Experienced gaming industry stalwart Michael Josem shares his views on the art of customer service, why he gets out of bed, and his views on value.
When it comes to choosing the right company, it seemed for the longest time, that Michael Josem was a ‘one company man’.
He began working in PokerStars’ Sydney service offices in Australia as a Senior Game Security Specialist close to a decade ago. The love affair strengthened when he immigrated to the Isle of Man HQ to take up a senior position in the Game Security Team, before serving most recently as the Head of Public Relations.
As a customer of PokerStars, I always felt special when dealing with Josem. He answered my emails promptly and delivered requests for information efficiently.
Upon hearing of his departure from PokerStars, I offered him the opportunity to have dinner. I wanted to dig deep into that wealth of knowledge, and this is what he had to say:
Who is Michael Josem?
“I think that Michael Josem is essentially a nobody. I only have even a trivial level of prominence in the online poker world because ten years ago, some friends of mine suspected they were having some money stolen from Absolute Poker and Ultimate Bet. I have a deep belief that fundamentally customers make good decisions when they have access to useful information. I believed that by informing customers what was happening with Absolute Poker and Ultimate Bet that customers could make better decisions about whether they should play there.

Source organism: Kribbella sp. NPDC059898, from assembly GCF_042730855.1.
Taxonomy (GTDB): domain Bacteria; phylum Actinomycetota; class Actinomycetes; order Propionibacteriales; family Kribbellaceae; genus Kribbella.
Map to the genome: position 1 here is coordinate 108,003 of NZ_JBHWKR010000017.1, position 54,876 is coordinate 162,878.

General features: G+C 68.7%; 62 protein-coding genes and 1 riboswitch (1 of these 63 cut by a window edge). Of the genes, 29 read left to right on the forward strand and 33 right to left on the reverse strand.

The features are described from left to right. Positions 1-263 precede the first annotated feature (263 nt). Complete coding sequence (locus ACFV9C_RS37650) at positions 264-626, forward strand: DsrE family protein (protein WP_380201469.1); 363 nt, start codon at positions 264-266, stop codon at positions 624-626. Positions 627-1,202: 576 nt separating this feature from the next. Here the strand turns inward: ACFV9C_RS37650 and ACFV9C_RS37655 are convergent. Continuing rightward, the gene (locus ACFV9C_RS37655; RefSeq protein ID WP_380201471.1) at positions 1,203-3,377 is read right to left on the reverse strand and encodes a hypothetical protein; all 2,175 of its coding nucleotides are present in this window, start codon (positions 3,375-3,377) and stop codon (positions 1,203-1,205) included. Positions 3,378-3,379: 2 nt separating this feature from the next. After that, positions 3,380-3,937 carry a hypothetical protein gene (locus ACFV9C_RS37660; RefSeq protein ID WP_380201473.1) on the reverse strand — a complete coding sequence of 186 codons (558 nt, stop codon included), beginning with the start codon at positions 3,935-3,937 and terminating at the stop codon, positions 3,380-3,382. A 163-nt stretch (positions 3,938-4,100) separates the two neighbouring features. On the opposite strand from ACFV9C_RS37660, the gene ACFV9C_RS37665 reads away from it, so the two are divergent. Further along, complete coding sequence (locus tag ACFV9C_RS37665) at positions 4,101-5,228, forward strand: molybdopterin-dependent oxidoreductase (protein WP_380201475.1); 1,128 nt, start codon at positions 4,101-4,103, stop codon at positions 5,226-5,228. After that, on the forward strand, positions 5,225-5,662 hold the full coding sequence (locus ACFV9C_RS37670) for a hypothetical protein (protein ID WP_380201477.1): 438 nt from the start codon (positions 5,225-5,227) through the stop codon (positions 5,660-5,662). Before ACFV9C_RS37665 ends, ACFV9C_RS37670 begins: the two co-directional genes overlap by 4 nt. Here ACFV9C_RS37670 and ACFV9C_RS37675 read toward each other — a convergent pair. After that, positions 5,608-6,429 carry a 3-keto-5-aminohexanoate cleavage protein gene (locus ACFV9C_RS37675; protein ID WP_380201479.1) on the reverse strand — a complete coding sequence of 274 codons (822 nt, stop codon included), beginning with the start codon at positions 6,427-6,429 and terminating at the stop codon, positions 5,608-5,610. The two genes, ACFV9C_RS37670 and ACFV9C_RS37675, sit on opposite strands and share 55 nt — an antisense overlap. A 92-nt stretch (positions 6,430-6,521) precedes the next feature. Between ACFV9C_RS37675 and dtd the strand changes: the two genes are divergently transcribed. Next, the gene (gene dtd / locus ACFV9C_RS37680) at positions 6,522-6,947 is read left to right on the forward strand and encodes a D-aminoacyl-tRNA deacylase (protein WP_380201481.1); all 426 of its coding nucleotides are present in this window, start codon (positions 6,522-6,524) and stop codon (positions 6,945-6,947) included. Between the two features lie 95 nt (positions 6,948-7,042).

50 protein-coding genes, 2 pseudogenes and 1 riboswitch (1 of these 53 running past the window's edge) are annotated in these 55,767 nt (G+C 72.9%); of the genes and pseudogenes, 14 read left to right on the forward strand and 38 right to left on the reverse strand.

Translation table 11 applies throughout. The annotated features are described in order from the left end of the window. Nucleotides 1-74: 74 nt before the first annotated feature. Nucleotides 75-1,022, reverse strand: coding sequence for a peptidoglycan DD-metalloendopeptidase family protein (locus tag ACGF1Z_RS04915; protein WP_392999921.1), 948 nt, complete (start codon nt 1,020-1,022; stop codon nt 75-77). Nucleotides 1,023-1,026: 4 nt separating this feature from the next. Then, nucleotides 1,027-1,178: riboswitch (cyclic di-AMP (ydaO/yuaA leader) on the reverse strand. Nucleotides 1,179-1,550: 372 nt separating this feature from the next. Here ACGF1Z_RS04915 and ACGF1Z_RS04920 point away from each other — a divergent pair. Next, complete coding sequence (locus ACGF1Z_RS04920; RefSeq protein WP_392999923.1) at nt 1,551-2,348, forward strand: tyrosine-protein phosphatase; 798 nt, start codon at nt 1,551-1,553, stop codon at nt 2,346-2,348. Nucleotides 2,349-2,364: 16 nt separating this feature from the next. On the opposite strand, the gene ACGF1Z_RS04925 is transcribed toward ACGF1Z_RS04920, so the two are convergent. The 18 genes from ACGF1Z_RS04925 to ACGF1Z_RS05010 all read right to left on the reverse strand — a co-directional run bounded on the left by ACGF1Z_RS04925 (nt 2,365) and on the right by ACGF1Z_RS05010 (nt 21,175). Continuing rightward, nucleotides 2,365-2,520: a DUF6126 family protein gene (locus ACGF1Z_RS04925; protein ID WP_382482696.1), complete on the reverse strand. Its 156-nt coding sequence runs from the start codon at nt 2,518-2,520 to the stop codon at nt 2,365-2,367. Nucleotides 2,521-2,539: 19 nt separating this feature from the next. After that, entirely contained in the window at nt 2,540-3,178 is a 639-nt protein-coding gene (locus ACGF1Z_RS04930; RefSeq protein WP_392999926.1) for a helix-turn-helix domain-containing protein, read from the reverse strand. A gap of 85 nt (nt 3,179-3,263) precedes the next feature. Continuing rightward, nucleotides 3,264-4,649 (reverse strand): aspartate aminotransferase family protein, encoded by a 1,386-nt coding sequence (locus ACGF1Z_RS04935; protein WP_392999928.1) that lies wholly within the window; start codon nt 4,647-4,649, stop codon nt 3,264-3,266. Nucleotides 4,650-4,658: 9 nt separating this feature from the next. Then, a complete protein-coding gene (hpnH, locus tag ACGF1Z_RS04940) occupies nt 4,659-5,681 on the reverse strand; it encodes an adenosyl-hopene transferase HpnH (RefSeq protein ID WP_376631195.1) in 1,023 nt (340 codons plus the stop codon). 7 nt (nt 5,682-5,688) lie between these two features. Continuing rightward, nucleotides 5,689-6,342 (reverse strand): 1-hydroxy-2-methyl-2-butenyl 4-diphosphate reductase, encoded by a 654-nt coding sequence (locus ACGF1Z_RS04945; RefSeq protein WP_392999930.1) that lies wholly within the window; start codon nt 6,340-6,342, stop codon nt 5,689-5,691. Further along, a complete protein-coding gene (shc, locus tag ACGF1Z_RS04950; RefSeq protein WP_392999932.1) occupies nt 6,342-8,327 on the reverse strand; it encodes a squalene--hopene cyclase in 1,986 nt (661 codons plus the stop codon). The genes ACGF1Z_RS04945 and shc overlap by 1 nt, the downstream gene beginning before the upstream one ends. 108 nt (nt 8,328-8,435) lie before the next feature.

” Absolute Poker made some claims that the cheater was some player who just got lucky, and I did some very trivial High School math to show just how lucky they were. I translated basic math into what people can understand – showing that the alleged cheater was winning at 15 standard deviations above the mean, which had the same chance as being the same as winning one in a million lottery on Monday, Tuesday, Wednesday, Thursday, Friday and Saturday. Once I did those calculations, and published it, it showed that Absolute Poker’s denials just weren’t credible.
“I had a trivial level of prominence in the poker world as a result of that. Then for the last nine years, I have continued to have some prominence simply because I happen to be one of the custodians of the PokerStars brand.”
Where did you share the information you uncovered about Absolute Poker?
“I created a website and did a series of interviews with poker media outlets and also global media outlets: 60 Minutes, Sydney Morning Herald, NY Times, Washington Post and so on. It also gained coverage in a whole host of German newspapers, bizarrely.